The Boba Life Chose Us
Over the summer, SFP (Student Faculty Programs) Ambassadors get a budget to put on events within the house for summer students and Caltech students. This week, a boba night was arranged where our ambassadors bought all participants boba from Half and Half Tea House. I would expect the entire house to show up since ONE DOES NOT SAY NO TO BOBA, but at least the turn out rate was a good 50% .
Before coming to SoCal, I’ve always called the drink bubble tea. The “bubbles” part of the name is unrelated to the tapioca pearls. Instead, it describes the bubbles that form when the drink is shaken. I’m not sure whether “boba” has any significance, except that it’s only named so in SoCal. I found some other fun facts about the drink:
One reason that boba is so widely loved is that it’s a vehicle for customization. It’s basically a milkshake with toppings, Asian style. Those more attached to Asian flavors go for add-ins like red bean and grass jelly, and flavors like taro and black sesame. You can never go wrong with the original flavor. Amateur boba drinkers go for fruity flavors like strawberry or mango and ask for jello or pudding as toppings. Either way, there is a combination that works for everyone.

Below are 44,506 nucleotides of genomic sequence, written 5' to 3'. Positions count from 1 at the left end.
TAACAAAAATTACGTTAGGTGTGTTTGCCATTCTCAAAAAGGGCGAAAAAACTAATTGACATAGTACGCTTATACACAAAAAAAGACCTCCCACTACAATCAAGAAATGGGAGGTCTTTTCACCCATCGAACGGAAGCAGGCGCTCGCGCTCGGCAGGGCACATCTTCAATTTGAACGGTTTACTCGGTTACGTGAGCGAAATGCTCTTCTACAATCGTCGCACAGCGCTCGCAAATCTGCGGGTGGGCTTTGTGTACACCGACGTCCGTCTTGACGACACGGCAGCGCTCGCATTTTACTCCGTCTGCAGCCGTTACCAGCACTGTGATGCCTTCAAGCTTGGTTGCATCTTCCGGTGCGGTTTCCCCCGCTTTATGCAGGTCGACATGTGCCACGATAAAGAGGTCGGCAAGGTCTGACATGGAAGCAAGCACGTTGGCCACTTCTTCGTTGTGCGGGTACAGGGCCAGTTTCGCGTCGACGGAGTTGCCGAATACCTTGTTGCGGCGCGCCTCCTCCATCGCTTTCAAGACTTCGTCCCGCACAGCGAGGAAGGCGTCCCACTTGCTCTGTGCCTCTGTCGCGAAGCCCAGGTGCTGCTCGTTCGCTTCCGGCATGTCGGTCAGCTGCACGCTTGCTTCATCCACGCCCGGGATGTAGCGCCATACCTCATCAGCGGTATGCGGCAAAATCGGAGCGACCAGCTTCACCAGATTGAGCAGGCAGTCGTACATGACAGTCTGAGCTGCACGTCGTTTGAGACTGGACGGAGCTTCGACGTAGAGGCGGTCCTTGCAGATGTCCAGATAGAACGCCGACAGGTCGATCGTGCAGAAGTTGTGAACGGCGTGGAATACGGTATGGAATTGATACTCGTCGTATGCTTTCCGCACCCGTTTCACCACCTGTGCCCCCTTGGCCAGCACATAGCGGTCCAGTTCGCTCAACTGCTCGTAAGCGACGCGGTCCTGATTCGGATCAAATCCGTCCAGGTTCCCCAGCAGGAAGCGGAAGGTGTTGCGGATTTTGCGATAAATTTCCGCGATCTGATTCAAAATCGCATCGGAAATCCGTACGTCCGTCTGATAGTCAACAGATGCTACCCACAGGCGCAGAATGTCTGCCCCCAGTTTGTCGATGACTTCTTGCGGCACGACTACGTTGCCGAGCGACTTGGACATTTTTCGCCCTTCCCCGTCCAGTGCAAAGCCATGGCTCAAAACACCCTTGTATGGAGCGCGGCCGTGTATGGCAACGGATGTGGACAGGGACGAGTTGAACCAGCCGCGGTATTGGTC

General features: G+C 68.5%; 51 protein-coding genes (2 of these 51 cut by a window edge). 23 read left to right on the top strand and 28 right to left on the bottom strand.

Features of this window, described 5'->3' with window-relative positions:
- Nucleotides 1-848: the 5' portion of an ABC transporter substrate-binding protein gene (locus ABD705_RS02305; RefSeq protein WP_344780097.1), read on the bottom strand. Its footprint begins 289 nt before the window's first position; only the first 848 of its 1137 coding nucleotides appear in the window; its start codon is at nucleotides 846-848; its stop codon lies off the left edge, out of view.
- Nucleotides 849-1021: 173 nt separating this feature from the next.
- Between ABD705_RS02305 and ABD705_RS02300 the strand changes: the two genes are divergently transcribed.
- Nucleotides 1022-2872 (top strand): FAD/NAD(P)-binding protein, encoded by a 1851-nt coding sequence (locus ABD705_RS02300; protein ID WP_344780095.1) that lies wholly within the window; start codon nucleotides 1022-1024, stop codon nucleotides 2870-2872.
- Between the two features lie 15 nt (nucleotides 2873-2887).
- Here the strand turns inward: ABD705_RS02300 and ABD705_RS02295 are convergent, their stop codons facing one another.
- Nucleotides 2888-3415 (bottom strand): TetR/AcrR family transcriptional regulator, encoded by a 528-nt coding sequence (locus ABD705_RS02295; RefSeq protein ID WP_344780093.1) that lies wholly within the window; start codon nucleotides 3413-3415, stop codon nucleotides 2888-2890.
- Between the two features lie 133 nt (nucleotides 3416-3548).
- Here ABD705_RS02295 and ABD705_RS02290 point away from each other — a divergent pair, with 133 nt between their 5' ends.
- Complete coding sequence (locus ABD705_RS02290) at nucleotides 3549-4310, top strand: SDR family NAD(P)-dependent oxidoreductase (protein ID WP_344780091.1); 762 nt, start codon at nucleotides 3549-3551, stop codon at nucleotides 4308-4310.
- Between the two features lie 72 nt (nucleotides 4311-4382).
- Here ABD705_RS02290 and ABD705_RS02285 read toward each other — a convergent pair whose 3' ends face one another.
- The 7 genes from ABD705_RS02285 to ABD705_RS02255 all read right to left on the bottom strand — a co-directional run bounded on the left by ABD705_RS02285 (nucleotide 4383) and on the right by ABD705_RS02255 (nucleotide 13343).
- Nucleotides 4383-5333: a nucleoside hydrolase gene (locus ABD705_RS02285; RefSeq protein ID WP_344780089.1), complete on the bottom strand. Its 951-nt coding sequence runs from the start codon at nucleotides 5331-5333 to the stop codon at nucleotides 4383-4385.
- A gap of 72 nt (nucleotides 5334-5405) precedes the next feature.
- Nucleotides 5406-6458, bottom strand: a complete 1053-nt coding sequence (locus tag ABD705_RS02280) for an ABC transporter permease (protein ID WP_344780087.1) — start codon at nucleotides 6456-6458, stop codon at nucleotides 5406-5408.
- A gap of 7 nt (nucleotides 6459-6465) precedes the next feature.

There are several boba places close to Caltech: T-Pumps and T-Spots. T-Pumps have the most customizable drinks and offer a Tuesday special where you can get the large size for the price of the regular. There is no reason for anyone to drink that large of a drink, but I suppose everything is bigger and better in ‘Murica. T-Spots has meal deals where you can get a drink for free with a traditional Taiwanese meal. The drink’s around as good in my opinion. If you don’t mind walking or biking, Home Brewed Bar and Cafe 86 in Old Pasadena have much gourmet and Instagram worthy options. If you have a car, make a drive out to Half and Half or Factory Tea Bar.